Relevance

Filed under: Uncategorized — John Morgan @ 5:06 am

You matterWhere does our relevance come from – inside or out?

That’s a question that popped into my mind this morning.

It seems to me that outside relevance is manufactured and inside relevance is innate.

One always was and the other has an end date.

Let’s pretend that you derive your relevance from being up-to-date on all things “today.” That’s irrelevant when compared to inside relevance.

Inside relevance needs no constant study; the lesson is already built in.

If you live and breathe, you have inborn relevance. It’s just a matter of discovering yours.

You only have to discover it once, whereas outside relevance has to be worked on for a lifetime just to keep up.

You matter! It needs no outside validation.

Just like you don’t get confidence from others, you don’t get your relevance from what other people think of you.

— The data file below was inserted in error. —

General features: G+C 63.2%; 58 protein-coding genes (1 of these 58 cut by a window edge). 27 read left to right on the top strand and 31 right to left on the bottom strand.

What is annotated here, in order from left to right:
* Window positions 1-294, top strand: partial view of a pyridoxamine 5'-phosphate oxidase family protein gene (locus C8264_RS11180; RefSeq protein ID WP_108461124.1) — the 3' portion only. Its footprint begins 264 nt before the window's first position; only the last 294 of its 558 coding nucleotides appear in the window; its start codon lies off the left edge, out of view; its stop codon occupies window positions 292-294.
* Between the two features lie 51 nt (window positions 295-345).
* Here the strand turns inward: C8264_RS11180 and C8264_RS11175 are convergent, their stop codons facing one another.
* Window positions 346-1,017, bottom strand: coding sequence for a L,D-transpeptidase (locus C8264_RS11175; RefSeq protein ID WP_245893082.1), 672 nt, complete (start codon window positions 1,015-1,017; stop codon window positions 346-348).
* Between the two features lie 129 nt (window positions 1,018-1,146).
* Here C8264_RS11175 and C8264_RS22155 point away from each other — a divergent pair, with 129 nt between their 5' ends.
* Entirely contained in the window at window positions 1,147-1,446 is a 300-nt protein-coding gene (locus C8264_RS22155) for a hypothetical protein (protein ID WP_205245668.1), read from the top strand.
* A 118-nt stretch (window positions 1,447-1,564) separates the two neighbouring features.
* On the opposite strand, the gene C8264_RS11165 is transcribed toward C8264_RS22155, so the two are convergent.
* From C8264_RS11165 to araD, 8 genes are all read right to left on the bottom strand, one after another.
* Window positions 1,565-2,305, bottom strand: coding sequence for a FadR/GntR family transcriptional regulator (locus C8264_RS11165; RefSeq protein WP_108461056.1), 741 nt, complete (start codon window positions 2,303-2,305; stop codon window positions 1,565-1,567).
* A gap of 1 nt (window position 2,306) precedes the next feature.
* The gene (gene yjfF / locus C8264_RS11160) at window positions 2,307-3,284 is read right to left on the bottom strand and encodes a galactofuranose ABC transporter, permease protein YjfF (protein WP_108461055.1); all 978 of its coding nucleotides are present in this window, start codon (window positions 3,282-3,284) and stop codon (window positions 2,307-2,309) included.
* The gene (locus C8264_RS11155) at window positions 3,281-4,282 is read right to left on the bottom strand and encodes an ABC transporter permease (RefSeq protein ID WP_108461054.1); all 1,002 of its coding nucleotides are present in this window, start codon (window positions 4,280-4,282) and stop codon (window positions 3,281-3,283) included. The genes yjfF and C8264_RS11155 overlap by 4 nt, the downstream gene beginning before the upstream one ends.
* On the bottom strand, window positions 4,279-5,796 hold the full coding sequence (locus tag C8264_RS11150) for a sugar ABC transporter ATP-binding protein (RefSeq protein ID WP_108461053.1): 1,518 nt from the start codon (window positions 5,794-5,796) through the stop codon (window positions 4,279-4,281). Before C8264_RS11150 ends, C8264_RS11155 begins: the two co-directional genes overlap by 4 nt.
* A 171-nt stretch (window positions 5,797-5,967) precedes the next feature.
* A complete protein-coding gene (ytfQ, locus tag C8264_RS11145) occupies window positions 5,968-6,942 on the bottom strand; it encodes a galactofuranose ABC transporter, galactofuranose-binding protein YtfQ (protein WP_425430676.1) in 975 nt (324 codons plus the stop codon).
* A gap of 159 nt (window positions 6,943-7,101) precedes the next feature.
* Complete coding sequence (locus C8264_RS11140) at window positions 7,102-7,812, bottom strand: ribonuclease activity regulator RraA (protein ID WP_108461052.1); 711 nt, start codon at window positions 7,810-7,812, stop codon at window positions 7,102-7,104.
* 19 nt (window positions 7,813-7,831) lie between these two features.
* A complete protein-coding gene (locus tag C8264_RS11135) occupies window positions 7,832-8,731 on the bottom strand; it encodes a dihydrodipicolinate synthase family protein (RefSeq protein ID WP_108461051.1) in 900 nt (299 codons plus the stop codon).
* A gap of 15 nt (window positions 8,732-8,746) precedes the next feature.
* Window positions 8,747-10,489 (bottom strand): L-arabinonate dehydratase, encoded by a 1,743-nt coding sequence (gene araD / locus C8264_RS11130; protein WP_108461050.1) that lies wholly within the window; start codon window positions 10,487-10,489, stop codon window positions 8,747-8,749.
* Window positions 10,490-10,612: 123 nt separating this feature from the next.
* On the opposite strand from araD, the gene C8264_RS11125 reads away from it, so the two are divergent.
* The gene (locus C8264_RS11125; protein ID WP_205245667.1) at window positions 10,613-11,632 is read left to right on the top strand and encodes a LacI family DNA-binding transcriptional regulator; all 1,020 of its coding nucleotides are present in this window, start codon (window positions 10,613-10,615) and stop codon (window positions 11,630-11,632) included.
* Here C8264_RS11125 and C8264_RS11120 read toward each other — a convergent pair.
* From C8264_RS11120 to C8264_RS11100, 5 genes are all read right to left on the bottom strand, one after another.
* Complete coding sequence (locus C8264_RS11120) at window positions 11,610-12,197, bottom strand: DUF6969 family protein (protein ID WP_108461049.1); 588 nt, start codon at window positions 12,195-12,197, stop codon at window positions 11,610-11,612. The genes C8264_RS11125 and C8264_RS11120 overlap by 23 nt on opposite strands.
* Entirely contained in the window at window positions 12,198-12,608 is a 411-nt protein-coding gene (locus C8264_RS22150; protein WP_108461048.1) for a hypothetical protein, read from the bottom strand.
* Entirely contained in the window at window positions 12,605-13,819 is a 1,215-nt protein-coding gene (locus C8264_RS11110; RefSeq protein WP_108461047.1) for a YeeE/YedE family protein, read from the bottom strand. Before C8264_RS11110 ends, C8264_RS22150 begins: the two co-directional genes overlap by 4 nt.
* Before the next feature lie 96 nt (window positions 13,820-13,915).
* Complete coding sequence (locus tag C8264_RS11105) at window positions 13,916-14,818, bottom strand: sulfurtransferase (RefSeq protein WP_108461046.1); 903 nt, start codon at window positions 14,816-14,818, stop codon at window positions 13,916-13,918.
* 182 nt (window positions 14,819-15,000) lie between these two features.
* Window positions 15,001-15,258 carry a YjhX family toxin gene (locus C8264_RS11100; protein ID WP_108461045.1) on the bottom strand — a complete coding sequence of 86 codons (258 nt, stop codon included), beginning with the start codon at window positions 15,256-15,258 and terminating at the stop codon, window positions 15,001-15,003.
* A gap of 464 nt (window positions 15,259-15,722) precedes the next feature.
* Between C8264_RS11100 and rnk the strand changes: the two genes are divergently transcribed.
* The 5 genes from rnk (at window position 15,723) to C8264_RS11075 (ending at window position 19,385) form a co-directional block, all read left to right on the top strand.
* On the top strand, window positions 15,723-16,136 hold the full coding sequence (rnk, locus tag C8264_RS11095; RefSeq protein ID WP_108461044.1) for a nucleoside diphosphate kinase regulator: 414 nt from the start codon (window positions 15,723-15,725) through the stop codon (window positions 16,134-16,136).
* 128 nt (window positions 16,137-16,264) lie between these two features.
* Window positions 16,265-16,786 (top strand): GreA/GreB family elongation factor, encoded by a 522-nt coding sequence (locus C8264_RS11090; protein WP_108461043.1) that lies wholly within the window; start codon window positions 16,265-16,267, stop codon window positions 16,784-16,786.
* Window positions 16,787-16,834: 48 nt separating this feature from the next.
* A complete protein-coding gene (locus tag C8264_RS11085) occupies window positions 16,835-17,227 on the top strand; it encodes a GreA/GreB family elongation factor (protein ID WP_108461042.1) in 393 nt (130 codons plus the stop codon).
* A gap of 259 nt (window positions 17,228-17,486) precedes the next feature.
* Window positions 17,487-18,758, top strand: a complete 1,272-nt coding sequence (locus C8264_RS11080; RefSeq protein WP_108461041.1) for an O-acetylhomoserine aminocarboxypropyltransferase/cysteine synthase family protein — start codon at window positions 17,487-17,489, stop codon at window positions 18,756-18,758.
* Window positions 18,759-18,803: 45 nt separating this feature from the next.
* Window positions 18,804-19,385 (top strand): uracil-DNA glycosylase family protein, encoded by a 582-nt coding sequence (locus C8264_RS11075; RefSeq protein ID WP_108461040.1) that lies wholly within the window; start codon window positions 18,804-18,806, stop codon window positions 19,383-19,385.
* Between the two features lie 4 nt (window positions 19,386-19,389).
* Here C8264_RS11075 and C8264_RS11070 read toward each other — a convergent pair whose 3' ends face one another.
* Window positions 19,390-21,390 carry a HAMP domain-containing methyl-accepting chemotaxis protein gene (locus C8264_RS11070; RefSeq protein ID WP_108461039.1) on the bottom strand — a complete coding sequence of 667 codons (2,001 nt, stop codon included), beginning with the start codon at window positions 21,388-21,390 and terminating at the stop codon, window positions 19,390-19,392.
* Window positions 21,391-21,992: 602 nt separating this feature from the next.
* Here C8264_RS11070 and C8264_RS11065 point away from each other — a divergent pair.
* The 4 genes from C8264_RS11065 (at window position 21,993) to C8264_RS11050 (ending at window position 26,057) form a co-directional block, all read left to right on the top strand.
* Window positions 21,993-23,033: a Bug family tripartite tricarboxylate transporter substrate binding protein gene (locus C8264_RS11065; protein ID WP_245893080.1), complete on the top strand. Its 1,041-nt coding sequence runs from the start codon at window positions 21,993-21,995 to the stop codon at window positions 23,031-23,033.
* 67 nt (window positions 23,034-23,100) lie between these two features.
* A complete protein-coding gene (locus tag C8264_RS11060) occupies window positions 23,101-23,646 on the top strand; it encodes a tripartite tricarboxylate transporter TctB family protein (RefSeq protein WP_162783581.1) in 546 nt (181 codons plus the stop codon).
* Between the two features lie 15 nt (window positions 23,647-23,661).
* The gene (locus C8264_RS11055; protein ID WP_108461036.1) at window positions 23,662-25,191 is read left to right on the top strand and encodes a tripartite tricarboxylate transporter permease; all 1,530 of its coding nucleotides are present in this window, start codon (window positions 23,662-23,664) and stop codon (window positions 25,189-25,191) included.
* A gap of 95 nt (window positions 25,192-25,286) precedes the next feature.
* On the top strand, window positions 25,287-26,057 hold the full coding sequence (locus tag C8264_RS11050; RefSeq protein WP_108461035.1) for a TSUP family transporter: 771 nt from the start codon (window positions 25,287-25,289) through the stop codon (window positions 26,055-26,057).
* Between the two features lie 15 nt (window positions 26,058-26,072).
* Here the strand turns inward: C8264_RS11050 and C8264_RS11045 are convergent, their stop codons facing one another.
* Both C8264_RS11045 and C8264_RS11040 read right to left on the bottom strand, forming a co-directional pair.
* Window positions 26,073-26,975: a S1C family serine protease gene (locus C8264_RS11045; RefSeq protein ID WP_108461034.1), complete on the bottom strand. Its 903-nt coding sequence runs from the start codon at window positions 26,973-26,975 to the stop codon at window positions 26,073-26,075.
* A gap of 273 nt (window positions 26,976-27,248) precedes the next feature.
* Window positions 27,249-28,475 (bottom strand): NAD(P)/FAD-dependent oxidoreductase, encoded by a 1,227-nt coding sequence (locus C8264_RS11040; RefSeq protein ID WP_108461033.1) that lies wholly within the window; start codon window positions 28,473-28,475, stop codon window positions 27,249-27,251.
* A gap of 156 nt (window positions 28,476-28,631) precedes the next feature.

If you continually seek validation from the outside, you are trapped in a self-made cultural divide.

Reflect on your relevance. I believe you’ll find that it resides in your body, not in your mind.

All the best,

John



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May 17, 2018

A Love of My Own

Filed under: Uncategorized — John Morgan @ 5:53 am

SnoopyThe lyrics of an old song popped into my head this morning: “A LOVE OF MY OWN.”

I look at the mountain

I look at the sun

I look at everything
Mother Nature has done

Then I wanna know

Why can’t I find a love of my own

It got me musing about love. I heartily buy into Jerry Stocking‘s definition of love, that being “inclusion.” I believe that to be “global love.” The message being, the more I include others, the more love I experience.

It seems to me that “A Love of My Own” is a subset of “global love.” It equates to my little corner of the world.